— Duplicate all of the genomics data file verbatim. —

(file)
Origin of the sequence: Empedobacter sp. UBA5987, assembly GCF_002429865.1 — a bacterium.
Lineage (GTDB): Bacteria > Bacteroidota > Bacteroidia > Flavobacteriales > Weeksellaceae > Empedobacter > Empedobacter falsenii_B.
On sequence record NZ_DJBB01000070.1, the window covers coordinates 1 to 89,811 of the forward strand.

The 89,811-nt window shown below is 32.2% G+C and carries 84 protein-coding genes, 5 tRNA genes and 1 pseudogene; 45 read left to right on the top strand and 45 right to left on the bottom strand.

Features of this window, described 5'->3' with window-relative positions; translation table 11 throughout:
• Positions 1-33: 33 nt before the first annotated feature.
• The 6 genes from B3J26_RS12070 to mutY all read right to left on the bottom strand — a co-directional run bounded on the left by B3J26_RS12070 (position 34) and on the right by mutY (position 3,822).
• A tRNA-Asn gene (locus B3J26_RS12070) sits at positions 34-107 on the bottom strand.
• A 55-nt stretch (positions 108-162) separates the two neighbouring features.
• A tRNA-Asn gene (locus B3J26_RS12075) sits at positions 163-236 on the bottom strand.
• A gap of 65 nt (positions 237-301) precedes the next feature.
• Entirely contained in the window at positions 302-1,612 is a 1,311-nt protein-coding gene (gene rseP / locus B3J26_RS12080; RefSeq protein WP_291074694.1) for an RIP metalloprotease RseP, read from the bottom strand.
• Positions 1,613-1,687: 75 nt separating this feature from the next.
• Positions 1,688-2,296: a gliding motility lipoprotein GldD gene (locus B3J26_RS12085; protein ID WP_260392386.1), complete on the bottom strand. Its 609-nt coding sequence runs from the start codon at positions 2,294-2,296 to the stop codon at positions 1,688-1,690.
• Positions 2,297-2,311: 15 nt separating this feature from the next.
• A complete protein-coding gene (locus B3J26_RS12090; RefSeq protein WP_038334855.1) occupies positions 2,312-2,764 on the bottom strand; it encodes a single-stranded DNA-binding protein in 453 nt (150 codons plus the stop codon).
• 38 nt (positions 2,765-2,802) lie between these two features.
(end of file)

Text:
Origin of the sequence: Empedobacter sp. UBA5987, assembly GCF_002429865.1 — a bacterium.
Lineage (GTDB): Bacteria > Bacteroidota > Bacteroidia > Flavobacteriales > Weeksellaceae > Empedobacter > Empedobacter falsenii_B.
On sequence record NZ_DJBB01000070.1, the window covers coordinates 1 to 89,811 of the forward strand.

The 89,811-nt window shown below is 32.2% G+C and carries 84 protein-coding genes, 5 tRNA genes and 1 pseudogene; 45 read left to right on the top strand and 45 right to left on the bottom strand.

Features of this window, described 5'->3' with window-relative positions; translation table 11 throughout:
• Positions 1-33: 33 nt before the first annotated feature.
• The 6 genes from B3J26_RS12070 to mutY all read right to left on the bottom strand — a co-directional run bounded on the left by B3J26_RS12070 (position 34) and on the right by mutY (position 3,822).
• A tRNA-Asn gene (locus B3J26_RS12070) sits at positions 34-107 on the bottom strand.
• A 55-nt stretch (positions 108-162) separates the two neighbouring features.
• A tRNA-Asn gene (locus B3J26_RS12075) sits at positions 163-236 on the bottom strand.
• A gap of 65 nt (positions 237-301) precedes the next feature.
• Entirely contained in the window at positions 302-1,612 is a 1,311-nt protein-coding gene (gene rseP / locus B3J26_RS12080; RefSeq protein WP_291074694.1) for an RIP metalloprotease RseP, read from the bottom strand.
• Positions 1,613-1,687: 75 nt separating this feature from the next.
• Positions 1,688-2,296: a gliding motility lipoprotein GldD gene (locus B3J26_RS12085; protein ID WP_260392386.1), complete on the bottom strand. Its 609-nt coding sequence runs from the start codon at positions 2,294-2,296 to the stop codon at positions 1,688-1,690.
• Positions 2,297-2,311: 15 nt separating this feature from the next.
• A complete protein-coding gene (locus B3J26_RS12090; RefSeq protein WP_038334855.1) occupies positions 2,312-2,764 on the bottom strand; it encodes a single-stranded DNA-binding protein in 453 nt (150 codons plus the stop codon).
• 38 nt (positions 2,765-2,802) lie between these two features.